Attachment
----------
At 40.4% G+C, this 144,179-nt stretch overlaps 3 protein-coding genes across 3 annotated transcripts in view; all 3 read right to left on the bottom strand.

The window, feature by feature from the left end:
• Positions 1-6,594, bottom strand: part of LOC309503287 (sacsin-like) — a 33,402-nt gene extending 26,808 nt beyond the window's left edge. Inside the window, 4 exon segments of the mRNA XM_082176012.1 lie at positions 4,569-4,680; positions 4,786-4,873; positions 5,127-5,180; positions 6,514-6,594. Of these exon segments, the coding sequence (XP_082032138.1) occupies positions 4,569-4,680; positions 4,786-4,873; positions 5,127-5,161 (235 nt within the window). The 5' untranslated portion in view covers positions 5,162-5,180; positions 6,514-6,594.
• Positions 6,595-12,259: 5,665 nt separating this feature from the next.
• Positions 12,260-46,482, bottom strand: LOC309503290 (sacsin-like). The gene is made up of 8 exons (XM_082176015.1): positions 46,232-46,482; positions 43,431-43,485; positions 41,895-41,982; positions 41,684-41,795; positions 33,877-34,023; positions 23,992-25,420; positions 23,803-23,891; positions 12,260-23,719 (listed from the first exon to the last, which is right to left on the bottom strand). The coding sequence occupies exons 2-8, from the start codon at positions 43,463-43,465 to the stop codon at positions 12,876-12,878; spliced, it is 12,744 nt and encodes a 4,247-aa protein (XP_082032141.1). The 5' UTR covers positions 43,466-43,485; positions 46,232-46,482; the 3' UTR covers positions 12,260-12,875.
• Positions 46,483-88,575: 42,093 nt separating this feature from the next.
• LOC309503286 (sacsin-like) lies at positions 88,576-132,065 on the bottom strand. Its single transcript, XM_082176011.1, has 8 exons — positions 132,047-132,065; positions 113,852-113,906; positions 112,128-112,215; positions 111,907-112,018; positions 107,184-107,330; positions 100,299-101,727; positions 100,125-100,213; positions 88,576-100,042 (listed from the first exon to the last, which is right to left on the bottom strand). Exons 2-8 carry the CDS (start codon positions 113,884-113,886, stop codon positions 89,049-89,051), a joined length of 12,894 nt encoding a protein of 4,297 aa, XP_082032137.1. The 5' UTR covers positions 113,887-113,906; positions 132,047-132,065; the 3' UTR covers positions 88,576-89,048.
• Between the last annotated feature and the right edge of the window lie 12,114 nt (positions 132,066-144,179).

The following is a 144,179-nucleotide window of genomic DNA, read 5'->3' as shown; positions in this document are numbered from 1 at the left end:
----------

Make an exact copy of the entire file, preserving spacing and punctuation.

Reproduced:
At 40.4% G+C, this 144,179-nt stretch overlaps 3 protein-coding genes across 3 annotated transcripts in view; all 3 read right to left on the bottom strand.

The window, feature by feature from the left end:
• Positions 1-6,594, bottom strand: part of LOC309503287 (sacsin-like) — a 33,402-nt gene extending 26,808 nt beyond the window's left edge. Inside the window, 4 exon segments of the mRNA XM_082176012.1 lie at positions 4,569-4,680; positions 4,786-4,873; positions 5,127-5,180; positions 6,514-6,594. Of these exon segments, the coding sequence (XP_082032138.1) occupies positions 4,569-4,680; positions 4,786-4,873; positions 5,127-5,161 (235 nt within the window). The 5' untranslated portion in view covers positions 5,162-5,180; positions 6,514-6,594.
• Positions 6,595-12,259: 5,665 nt separating this feature from the next.
• Positions 12,260-46,482, bottom strand: LOC309503290 (sacsin-like). The gene is made up of 8 exons (XM_082176015.1): positions 46,232-46,482; positions 43,431-43,485; positions 41,895-41,982; positions 41,684-41,795; positions 33,877-34,023; positions 23,992-25,420; positions 23,803-23,891; positions 12,260-23,719 (listed from the first exon to the last, which is right to left on the bottom strand). The coding sequence occupies exons 2-8, from the start codon at positions 43,463-43,465 to the stop codon at positions 12,876-12,878; spliced, it is 12,744 nt and encodes a 4,247-aa protein (XP_082032141.1). The 5' UTR covers positions 43,466-43,485; positions 46,232-46,482; the 3' UTR covers positions 12,260-12,875.
• Positions 46,483-88,575: 42,093 nt separating this feature from the next.
• LOC309503286 (sacsin-like) lies at positions 88,576-132,065 on the bottom strand. Its single transcript, XM_082176011.1, has 8 exons — positions 132,047-132,065; positions 113,852-113,906; positions 112,128-112,215; positions 111,907-112,018; positions 107,184-107,330; positions 100,299-101,727; positions 100,125-100,213; positions 88,576-100,042 (listed from the first exon to the last, which is right to left on the bottom strand). Exons 2-8 carry the CDS (start codon positions 113,884-113,886, stop codon positions 89,049-89,051), a joined length of 12,894 nt encoding a protein of 4,297 aa, XP_082032137.1. The 5' UTR covers positions 113,887-113,906; positions 132,047-132,065; the 3' UTR covers positions 88,576-89,048.
• Between the last annotated feature and the right edge of the window lie 12,114 nt (positions 132,066-144,179).

The following is a 144,179-nucleotide window of genomic DNA, read 5'->3' as shown; positions in this document are numbered from 1 at the left end: